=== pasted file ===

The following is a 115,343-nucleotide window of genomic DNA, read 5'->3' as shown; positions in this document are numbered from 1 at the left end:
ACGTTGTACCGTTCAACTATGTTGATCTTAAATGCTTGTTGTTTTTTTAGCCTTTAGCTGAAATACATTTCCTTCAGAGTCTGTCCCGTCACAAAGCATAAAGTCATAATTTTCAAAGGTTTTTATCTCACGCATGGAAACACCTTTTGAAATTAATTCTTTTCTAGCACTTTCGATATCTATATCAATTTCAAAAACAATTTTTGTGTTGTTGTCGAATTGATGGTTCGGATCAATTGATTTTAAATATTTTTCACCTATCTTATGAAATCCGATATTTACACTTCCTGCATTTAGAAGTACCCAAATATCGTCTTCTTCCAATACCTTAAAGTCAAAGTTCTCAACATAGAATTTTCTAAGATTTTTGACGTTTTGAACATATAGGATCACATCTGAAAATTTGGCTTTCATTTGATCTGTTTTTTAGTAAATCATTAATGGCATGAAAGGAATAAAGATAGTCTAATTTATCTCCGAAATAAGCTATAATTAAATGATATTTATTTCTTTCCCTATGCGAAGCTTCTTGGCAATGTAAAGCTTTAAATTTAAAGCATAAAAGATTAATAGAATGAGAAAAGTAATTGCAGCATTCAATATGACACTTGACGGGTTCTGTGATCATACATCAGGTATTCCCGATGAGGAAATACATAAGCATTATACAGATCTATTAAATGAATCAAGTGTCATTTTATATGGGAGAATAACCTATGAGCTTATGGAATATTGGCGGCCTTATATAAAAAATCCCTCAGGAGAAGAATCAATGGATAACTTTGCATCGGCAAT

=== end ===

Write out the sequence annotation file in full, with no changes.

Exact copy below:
The following is a 115,343-nucleotide window of genomic DNA, read 5'->3' as shown; positions in this document are numbered from 1 at the left end:
ACGTTGTACCGTTCAACTATGTTGATCTTAAATGCTTGTTGTTTTTTTAGCCTTTAGCTGAAATACATTTCCTTCAGAGTCTGTCCCGTCACAAAGCATAAAGTCATAATTTTCAAAGGTTTTTATCTCACGCATGGAAACACCTTTTGAAATTAATTCTTTTCTAGCACTTTCGATATCTATATCAATTTCAAAAACAATTTTTGTGTTGTTGTCGAATTGATGGTTCGGATCAATTGATTTTAAATATTTTTCACCTATCTTATGAAATCCGATATTTACACTTCCTGCATTTAGAAGTACCCAAATATCGTCTTCTTCCAATACCTTAAAGTCAAAGTTCTCAACATAGAATTTTCTAAGATTTTTGACGTTTTGAACATATAGGATCACATCTGAAAATTTGGCTTTCATTTGATCTGTTTTTTAGTAAATCATTAATGGCATGAAAGGAATAAAGATAGTCTAATTTATCTCCGAAATAAGCTATAATTAAATGATATTTATTTCTTTCCCTATGCGAAGCTTCTTGGCAATGTAAAGCTTTAAATTTAAAGCATAAAAGATTAATAGAATGAGAAAAGTAATTGCAGCATTCAATATGACACTTGACGGGTTCTGTGATCATACATCAGGTATTCCCGATGAGGAAATACATAAGCATTATACAGATCTATTAAATGAATCAAGTGTCATTTTATATGGGAGAATAACCTATGAGCTTATGGAATATTGGCGGCCTTATATAAAAAATCCCTCAGGAGAAGAATCAATGGATAACTTTGCATCGGCAAT